Switzerland has long held an attraction for us, with a promise made every year that now it was high time to enjoy the scenic beauty of its mountains and lakes. Travelling frequently to Geneva this promise however has not been honoured until recently when we found time to visit Vitznau, a small town in an idyllic bay of Lake Lucerne at the foot of the Rigi mountain. This holiday resort in central C is a popular starting point for numerous excursions around the lake and up the famous mountain.
Due to its popularity as a tourist destination towards the end of the 19 century, not least among the English, hotelier Josef Anton Bon from Ragaz chose Vitznau for his luxury hotel. In an idyllic setting on the shores of Lake Lucerne, not far from the legendary Rütli meadow, the location seemed perfect to this forward thinking entrepreneur. Bon must have recognised that in this golden age of tourism, a modern luxury hotel on the lake shore was just what was needed.
In spring 1903, after around three years of building work, the Park Hotel was opened and served its guest for a century until there was time for a fresh entrepreneurial spirit to transform this majestic house into something extremely rare. In spring 2009, the hotel was taken over by Park Hotel Vitznau AG and closed in order to carry out the planned renovations, opening its doors again in 2013.
As we approached Vitznau in one of Lake Lucerne’s historical steamboats, with traces of almost mystical fog sweeping the mountain, we saw this majestic, palatial building for the first time, eager to discover what the meticulous restoration work had produced. We were soon to realise, that the outcome exceeded every expectation, where much care had been taken to honour the original accomplishment of architect Karl Gottlieb Koller, with unusual attention to cultural connotations, paying tribute to the past and present.
One of these tributes we found in the suite in which we were privileged to stay, the Sharpe Junior Suite, named after William F. Sharpe who developed the performance measurement ratio known as the Sharpe Ratio, which measures a risk versus reward ratio when investing capital. As a result, W. Sharpe was awarded the Nobel Prize in Economics in 1990. Here every comfort is at hand with breath taking views over the lake from the arc sheltered balcony alongside the whole suite. In fact the whole floor is dedicated to achievements in the field of finance in the same way the floors below portray aspects of excellence in wine production and dining. The individual and creative styles of the rooms are a testament to the meticulous effort the interior designers have put into their work.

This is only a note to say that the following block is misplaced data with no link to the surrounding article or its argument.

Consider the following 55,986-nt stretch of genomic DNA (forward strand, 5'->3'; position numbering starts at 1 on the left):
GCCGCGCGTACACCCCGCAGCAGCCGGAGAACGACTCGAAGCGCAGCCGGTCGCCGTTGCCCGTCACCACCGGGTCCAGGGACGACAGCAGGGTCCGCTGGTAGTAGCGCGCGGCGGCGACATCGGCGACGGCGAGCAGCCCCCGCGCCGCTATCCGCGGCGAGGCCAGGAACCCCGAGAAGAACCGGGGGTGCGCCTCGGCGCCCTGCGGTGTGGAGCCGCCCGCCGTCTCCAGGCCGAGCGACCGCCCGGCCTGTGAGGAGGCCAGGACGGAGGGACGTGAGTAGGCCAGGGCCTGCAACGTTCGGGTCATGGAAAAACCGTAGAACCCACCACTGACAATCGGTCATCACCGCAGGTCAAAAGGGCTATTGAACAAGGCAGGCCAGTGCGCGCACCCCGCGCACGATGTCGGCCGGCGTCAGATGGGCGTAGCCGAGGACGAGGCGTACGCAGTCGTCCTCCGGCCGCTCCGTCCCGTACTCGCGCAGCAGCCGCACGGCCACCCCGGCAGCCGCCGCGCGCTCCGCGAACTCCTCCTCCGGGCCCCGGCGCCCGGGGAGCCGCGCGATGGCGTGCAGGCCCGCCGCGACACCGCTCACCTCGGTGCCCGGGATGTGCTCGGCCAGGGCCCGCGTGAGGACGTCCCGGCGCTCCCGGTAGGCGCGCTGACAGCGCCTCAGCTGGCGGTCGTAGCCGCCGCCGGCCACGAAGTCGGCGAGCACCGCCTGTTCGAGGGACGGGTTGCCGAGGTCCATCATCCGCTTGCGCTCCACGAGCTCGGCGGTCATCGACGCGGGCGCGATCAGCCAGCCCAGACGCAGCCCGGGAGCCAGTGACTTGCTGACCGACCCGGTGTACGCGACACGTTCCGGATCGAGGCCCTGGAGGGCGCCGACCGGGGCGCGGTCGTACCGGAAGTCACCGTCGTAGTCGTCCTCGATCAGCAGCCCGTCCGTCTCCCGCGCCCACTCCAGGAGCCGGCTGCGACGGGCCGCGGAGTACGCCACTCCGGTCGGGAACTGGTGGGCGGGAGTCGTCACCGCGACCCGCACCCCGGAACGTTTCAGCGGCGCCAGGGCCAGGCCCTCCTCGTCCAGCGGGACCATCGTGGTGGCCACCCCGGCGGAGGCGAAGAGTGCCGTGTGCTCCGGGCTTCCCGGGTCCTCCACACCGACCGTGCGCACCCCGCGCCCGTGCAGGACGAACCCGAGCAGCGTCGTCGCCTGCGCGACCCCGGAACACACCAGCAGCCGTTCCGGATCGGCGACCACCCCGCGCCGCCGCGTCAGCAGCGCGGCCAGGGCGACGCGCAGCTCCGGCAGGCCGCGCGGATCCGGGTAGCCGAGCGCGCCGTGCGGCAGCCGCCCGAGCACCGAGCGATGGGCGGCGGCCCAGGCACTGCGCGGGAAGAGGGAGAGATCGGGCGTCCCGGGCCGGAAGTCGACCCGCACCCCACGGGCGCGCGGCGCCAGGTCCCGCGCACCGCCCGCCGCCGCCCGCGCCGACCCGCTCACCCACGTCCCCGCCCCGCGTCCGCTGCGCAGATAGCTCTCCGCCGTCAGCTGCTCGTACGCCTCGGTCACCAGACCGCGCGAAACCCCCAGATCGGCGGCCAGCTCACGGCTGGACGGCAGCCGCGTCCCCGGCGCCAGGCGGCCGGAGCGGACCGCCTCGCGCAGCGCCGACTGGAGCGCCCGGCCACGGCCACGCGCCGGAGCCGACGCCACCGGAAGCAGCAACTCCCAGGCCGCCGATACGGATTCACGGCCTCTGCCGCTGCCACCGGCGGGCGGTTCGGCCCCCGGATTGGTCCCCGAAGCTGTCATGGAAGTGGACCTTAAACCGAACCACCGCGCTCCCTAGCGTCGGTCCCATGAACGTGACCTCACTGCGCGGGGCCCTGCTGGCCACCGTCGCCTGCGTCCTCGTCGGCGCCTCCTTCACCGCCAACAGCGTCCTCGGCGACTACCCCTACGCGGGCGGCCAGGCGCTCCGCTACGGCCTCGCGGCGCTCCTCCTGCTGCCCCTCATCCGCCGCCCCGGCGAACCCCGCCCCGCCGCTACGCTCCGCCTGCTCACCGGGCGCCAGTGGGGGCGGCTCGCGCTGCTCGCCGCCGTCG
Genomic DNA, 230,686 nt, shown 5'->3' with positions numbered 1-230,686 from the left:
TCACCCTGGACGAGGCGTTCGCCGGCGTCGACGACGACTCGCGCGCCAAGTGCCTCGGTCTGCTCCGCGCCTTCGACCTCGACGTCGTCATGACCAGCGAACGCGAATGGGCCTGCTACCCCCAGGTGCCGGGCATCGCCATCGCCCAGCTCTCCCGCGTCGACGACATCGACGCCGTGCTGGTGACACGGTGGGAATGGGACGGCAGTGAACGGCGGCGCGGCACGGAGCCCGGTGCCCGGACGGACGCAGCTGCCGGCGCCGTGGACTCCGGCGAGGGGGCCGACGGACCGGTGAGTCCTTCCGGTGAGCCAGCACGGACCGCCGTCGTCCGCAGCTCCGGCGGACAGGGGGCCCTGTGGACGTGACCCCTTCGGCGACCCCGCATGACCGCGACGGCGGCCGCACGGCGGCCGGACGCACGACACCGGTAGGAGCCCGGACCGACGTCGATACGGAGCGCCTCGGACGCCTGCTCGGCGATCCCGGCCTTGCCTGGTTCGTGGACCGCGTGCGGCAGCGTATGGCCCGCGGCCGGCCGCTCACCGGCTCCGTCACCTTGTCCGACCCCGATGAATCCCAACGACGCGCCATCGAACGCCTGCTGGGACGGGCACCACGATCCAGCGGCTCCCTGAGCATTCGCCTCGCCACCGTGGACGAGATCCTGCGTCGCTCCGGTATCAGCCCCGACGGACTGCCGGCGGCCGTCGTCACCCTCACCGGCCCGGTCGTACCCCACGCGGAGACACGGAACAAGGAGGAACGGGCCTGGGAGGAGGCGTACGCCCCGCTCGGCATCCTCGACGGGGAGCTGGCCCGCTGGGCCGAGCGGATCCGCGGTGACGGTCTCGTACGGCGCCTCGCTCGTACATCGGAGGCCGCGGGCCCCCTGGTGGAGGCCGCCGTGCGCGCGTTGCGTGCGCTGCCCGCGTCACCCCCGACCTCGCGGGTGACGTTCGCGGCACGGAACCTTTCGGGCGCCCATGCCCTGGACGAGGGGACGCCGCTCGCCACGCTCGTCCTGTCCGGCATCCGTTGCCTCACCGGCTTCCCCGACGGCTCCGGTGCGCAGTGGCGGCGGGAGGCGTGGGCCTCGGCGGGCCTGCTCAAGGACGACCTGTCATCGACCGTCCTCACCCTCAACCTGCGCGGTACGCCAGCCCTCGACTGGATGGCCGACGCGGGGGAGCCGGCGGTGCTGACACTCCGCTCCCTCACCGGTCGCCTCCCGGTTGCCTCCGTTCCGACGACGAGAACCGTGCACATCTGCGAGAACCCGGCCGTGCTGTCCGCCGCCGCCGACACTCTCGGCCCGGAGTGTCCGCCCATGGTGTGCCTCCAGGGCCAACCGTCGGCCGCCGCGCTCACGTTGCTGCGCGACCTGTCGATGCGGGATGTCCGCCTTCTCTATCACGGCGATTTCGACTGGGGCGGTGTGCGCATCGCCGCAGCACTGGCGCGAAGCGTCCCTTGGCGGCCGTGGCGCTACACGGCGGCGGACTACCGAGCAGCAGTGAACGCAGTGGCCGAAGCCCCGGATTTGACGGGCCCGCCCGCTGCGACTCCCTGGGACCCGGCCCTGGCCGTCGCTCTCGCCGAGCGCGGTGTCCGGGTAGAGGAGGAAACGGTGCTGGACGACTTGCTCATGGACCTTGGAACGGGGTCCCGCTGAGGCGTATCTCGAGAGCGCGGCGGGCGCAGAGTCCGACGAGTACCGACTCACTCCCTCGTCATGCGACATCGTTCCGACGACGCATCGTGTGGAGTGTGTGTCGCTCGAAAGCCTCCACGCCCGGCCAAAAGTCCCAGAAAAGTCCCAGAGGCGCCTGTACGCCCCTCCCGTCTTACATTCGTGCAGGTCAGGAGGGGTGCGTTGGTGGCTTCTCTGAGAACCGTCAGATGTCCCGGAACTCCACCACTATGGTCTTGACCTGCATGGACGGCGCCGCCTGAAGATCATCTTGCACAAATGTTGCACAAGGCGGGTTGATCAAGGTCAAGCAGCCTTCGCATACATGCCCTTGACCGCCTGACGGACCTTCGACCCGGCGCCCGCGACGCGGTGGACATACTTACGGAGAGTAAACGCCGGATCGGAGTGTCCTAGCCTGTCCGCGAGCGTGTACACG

The following morning the sun was out glittering on the impeccable lawns by the lakeside. Ahead were three glorious days in complete relaxation, taking advantage of a spa that defies description, both in design and atmosphere, and two Michelin starred restaurants in the hotel, PRISMA and Restaurant focus, where head chef Nenad Mlinarevic’s culinary skills reflect a very nature oriented philosophy of its design.
However tempting it was to succumb to the leisure and pleasure of staying at the site of the hotel we in turn managed to explore the vicinity, jogging along the lakeshore, spending a day in the mountains transported to panoramic heights by the Vitznau-Rigi Railway, Europe’s first cogwheel railway, and enjoying an evening of classical music making of the highest calibre in Lucerne across the lake where the famous Lucerne Festival was taking place. Last but not least we found ourselves relishing in the simple pleasures of the village of Vitznau and its people, attending a performance of folklore music making and dancing.
When leaving, observing this idyllic place again from our graceful steamboat heading for Lucerne, now in crisp early afternoon sunlight, we realised that this had been an experience like no other. What made this even more evident than the quality of the living quarters and the food, with unique attention to detail and excellence, was the fact that within the walls of Park Hotel Vitznau you will find dedication to culture and art most pleasantly and unexpectedly revealed in the Verlinde Gallery with its 12 meter long and 6 meter high surrealist painting by the celebrated french painter Claude Verlinde and a 16 stop Rieger organ, reminding us of the close links between the hotel proprietors to the cultural scene in Austria. This dimension of the hotel along with the research into neurological rehabilitation carried out there, to the benefit of society, makes this hotel a very special and memorable destination for any traveller. We could not have wished for a better place to stay for our taste of Switzerland.
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